Tuesday Tidbits: What We Don’t See

What we don’t tell in a story is just as important as what we do.

I think of stories as being set in living worlds, thousands of other lives, other adventures, taking place around the main thread of telling.

Although some authors attempt to chase these many threads into madness, most stories pull one or two and leave the other stories to fall to the side.

But what if the stories that aren’t being told are just as important as the ones that are?

I’ve always been interested in the art formed by negative spaces. The ability to use the shadows and the emptiness around a foreground object to create a more interesting picture is something that has always interested me as a writer.

Stories seldom start on the first page of the book.

They are the product of all the events that have happened before and during and after, connecting at the point the narrator observes them. Even avoiding philosophy, we don’t get always get to choose what narrative we’re thrust into in our own lives. When living, we have to take the scene set before us and hope we make our way successfully across the stage.

The main character of With Honor Intact runs into problems because she is missing pieces of other people’s stories. The “Tales from the Virtue Inn” series is a fast-moving modern fable, but it is also fundamentally a mystery. Honor’s decision to cut ties with her home as a teenager means that she is missing the crucial pieces of information she needs to survive in the strange world of the magical Inn she is managing.

Honor’s story is as much as about what she doesn’t know as what she does.

It is not magic to face an unfamiliar world unprepared.

It is not magic to balance our duties and desires on a swiftly changing stage.

The magic is that we make the attempt in the first place.

The magic is that we succeed.

The Larger PictureSometimes we miss the larger picture. Sometimes it’s better that we do.

The idea of a living world that the narrator tells of a small fraction of the activity is something that I have wanted to write for a very long time. “Tales from the Virtue Inn” explores the inevitable consequences of missing pieces of the bigger picture in a dangerous, fantastical setting.

With Honor Intact will be available digitally from all Amazon sites on April 23, 2015. To read the first book in the series, you can find The Guests of Honor here.


The Secret Lives of Well-Lived Homes

I knew that the old house understood what I said.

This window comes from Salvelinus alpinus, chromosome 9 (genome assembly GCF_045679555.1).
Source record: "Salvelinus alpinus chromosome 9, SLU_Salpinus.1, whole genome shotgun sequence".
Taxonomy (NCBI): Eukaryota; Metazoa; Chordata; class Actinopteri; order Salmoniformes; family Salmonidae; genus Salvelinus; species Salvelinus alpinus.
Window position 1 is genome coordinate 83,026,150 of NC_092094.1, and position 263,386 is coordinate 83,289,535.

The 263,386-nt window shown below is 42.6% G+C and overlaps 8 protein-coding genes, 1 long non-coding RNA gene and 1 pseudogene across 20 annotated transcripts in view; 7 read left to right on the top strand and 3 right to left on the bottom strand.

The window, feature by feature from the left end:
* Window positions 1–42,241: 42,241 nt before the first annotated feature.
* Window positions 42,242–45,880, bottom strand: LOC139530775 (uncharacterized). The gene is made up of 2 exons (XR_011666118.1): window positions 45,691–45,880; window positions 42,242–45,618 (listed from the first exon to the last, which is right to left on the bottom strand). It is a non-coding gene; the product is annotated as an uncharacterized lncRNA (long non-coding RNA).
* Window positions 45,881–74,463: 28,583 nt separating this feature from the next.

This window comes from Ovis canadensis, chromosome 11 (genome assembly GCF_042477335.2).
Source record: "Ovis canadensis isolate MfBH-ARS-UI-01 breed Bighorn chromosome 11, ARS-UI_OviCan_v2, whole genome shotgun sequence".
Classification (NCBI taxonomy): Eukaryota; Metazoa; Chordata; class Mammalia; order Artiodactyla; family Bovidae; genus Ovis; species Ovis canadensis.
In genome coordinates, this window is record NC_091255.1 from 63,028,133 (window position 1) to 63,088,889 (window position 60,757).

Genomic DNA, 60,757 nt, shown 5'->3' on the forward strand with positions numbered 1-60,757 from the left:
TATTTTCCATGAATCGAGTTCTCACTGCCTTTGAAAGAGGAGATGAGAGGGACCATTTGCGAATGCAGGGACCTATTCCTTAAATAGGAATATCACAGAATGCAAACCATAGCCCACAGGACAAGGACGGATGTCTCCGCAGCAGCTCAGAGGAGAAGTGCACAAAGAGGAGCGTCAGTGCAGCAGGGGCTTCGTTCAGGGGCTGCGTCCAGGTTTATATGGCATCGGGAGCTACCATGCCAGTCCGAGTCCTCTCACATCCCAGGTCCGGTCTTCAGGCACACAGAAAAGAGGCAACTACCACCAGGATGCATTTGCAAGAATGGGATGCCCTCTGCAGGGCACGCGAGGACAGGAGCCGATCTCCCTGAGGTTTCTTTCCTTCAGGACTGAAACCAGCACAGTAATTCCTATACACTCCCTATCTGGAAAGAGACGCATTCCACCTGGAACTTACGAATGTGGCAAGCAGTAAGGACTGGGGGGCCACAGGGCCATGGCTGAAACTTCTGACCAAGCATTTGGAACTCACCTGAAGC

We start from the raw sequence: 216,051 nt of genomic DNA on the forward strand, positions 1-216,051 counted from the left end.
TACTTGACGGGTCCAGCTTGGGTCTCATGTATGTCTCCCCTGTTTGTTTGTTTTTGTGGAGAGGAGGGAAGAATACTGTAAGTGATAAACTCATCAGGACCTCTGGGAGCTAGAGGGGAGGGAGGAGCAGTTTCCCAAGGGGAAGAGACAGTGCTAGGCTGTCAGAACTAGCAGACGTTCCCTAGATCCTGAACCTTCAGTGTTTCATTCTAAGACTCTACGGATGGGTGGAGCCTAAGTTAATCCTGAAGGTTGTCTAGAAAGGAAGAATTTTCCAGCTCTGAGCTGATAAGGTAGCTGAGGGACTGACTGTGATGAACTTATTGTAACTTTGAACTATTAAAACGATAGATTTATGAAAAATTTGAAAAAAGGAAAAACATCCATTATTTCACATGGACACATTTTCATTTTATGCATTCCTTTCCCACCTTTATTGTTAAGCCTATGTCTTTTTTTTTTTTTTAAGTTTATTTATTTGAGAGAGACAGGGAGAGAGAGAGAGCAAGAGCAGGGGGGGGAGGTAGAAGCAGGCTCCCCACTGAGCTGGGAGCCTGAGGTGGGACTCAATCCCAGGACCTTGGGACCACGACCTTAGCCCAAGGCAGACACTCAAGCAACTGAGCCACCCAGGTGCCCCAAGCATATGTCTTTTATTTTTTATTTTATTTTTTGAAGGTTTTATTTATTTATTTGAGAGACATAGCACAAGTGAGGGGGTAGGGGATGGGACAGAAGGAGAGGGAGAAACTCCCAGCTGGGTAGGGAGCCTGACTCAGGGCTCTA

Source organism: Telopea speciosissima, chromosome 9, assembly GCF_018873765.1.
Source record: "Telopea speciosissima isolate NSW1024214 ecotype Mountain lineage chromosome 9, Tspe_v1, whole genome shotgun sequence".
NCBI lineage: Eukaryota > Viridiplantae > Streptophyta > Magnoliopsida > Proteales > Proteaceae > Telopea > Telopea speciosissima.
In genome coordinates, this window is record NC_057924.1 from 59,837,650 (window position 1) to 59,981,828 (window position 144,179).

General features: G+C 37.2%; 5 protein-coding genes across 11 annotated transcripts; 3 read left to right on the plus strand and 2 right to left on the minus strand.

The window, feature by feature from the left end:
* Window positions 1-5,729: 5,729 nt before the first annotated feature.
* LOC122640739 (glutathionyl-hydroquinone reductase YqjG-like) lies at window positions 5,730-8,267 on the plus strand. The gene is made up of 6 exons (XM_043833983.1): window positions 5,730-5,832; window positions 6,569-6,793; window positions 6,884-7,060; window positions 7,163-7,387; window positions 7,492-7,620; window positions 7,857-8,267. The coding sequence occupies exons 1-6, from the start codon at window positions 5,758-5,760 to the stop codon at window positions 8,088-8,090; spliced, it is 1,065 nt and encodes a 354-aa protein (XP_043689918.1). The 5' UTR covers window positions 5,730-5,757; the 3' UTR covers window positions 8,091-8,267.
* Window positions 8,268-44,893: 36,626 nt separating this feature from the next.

When I was very small, I used to rest my head against the walls and try to hear what it had to say.

I was sad when we moved and sadder still when the house was changed beyond my knowing.

This may have slept inside my head, long past the time when I thought that the creak of the floorboards was an ongoing conversation.

There is something about a house that has lived.

It carries memories that nothing flesh could bear.

It keeps that knowledge deep within its inner beams, dispersed in the shifting of foundations and the groan of warping wood.

There is also a moment when life passes from a house.

Even if it is still occupied, still being used, some vital force disappears, leaving only the barest of shelters.

I have been asked where the Virtue Inn formed within my head and it is a struggle to explain.

I have known so many houses that have a story, lurking under fading wallpaper and unreplaced asbestos.

Their voices are quiet but insistent.

What if we shaped you as you shape us?

 I answered their question.

IMG_1853Even after life has passed, the stories linger

If you are interested in seeing the Virtue Inn in “The Guests of Honor”, my US Kindle Countdown promotion is here. If you are in the UK, my Kindle Countdown promotion is here.



A Tale of Bones and Magic

What is a fairytale?

As a child, you could not pry me away from the folklore section of our local library. Every collection of world mythology or folktales I could find, I devoured.

Ironically, I was much less interested in the stories labeled as fairytales than I was in the many other stories from around the world.

It has been an interesting circle for me to find myself writing something that is described as an adult fairytale.

It has no fairies, no elves, no vampires, no princesses.

There is no profound moral message, no easy vengeance or reward.

The magic does not take its core from Northern European stories.

But there is something, in the story or the telling, that makes people feel as if they are reading a modern fable.

In the end, like so much else of what I discuss here, I think the perception is rooted in the magic.

There is a sense of discovery in those fairy stories. Even as terrible and grim as the bones of most of those cautionary tales were, there was also a keen and present sense of adventure, of the fantastic waiting just beyond our mundane existence.

I would like to hope that some piece of both magic and terror lives within the story I have tried to tell.

What is a fairytale?

A story that speaks to our internal child, even as it reminds the adult of the wolf at the door.

IMG_0365Through what strange woods have we traveled, for a story half-forgotten?

If you are interested in seeing “The Guests of Honor”, my US Kindle Countdown promotion is here. If you are in the UK, my Kindle Countdown promotion is here.

I’d also like to point out Ebooksoda if you are interested in receiving updates on books that are on sale in specific genres. I’m doing some advertising with them tomorrow and I’ve been super impressed with the content curation that they do in the genres I’m interested in (Fantasy and YA).